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Localstake: Poised to continue its impressive growth

April 2, 2014
Ice Miller client Localstake is an investment crowdfunding platform for small businesses and real estate developers to raise funds from investors in their community. How did this Indianapolis-based company go from a tech-startup to an emerging leader in this new, meaningful, capital-raising alternative?
Learn more through our case study, "Localstake: Getting Ahead of the JOBS Act." An excerpt follows:
The Jumpstart Our Business Startups Act of 2012 (the JOBS Act) directed the Securities and Exchange Commission (SEC) to undertake new rulemaking to implement a framework for crowdfunding.  Crowdfunding is the fundraising technique of soliciting small amounts from many individuals over the Internet.   
Before the SEC issued proposed rules to implement crowdfunding in October of 2013, the SEC's activity on crowdfunding was limited to issuing a "frequently asked questions" article on its website and a reminder that the crowdfunding exemption could not be relied on until the SEC has issued final rules implementing the new exemption. The new rules are not expected to be issued until the end of 2014.   
So with the JOBS Act rules yet to come, equity crowdfunding (where investors receive equity, debt or revenue share securities in a business) is currently not allowed and cannot be done, and the only permissible form of crowdfunding is reward/donation based crowdfunding on sites like Kickstarter and Indiegogo where the investors do not receive these types of securities, right?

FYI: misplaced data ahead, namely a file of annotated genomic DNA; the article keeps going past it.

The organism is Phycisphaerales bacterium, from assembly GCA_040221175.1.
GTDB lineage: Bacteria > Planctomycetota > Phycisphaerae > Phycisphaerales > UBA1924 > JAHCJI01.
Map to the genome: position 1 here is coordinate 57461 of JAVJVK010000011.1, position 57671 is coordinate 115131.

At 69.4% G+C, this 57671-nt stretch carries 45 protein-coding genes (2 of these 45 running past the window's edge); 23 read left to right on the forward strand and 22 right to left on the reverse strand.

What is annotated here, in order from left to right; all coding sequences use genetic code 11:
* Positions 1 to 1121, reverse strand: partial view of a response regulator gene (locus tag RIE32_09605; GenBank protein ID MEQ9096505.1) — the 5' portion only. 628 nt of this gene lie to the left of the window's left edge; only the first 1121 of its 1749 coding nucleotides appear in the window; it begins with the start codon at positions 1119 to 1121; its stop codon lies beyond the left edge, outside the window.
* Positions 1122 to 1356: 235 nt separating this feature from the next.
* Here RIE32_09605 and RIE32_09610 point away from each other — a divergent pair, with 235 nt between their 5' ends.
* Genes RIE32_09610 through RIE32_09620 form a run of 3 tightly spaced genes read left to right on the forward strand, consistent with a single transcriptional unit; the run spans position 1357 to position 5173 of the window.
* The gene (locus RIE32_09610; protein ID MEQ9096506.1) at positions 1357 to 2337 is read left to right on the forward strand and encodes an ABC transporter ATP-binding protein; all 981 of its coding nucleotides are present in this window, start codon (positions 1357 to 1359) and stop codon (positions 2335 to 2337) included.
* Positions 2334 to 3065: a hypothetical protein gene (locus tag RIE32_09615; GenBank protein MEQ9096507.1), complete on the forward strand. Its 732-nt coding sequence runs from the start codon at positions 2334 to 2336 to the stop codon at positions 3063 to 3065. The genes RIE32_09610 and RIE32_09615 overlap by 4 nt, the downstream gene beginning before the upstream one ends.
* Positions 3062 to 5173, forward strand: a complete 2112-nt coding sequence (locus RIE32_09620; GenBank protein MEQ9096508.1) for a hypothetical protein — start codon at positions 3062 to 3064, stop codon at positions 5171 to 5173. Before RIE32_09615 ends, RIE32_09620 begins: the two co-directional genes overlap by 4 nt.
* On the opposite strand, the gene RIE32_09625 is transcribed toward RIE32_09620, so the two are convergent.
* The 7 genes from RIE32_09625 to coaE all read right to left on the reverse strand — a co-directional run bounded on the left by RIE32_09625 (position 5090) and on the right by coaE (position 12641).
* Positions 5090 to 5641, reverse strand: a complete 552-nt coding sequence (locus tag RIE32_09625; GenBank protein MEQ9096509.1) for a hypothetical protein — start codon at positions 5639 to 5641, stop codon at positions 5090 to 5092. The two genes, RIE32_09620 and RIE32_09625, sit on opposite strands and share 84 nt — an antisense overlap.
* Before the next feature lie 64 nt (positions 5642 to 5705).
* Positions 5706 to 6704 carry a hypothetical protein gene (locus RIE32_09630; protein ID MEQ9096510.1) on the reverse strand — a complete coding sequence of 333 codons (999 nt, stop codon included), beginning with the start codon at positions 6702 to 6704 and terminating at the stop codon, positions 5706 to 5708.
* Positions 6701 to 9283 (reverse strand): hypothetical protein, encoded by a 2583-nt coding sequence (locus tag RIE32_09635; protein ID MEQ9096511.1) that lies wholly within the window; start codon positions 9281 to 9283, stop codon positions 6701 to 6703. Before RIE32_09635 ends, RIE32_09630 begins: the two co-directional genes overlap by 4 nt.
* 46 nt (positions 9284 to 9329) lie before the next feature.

Wrong.  Early on, Localstake made the decision to register as a broker-dealer with the SEC to differentiate itself from other crowdfunding platforms like Kickstarter and Indiegogo that are donation/reward based. The distinction allows for equity crowdfunding to occur over the Localstake platform.  As a registered broker-dealer, Localstake relies on existing securities registration exemptions to enable companies to make private investment offerings to both accredited investors (those individuals with either a net worth of more than $1 million (excluding the value of their homes) or an annual income of more than $200,000) and non-accredited investors.  
Read more here.  

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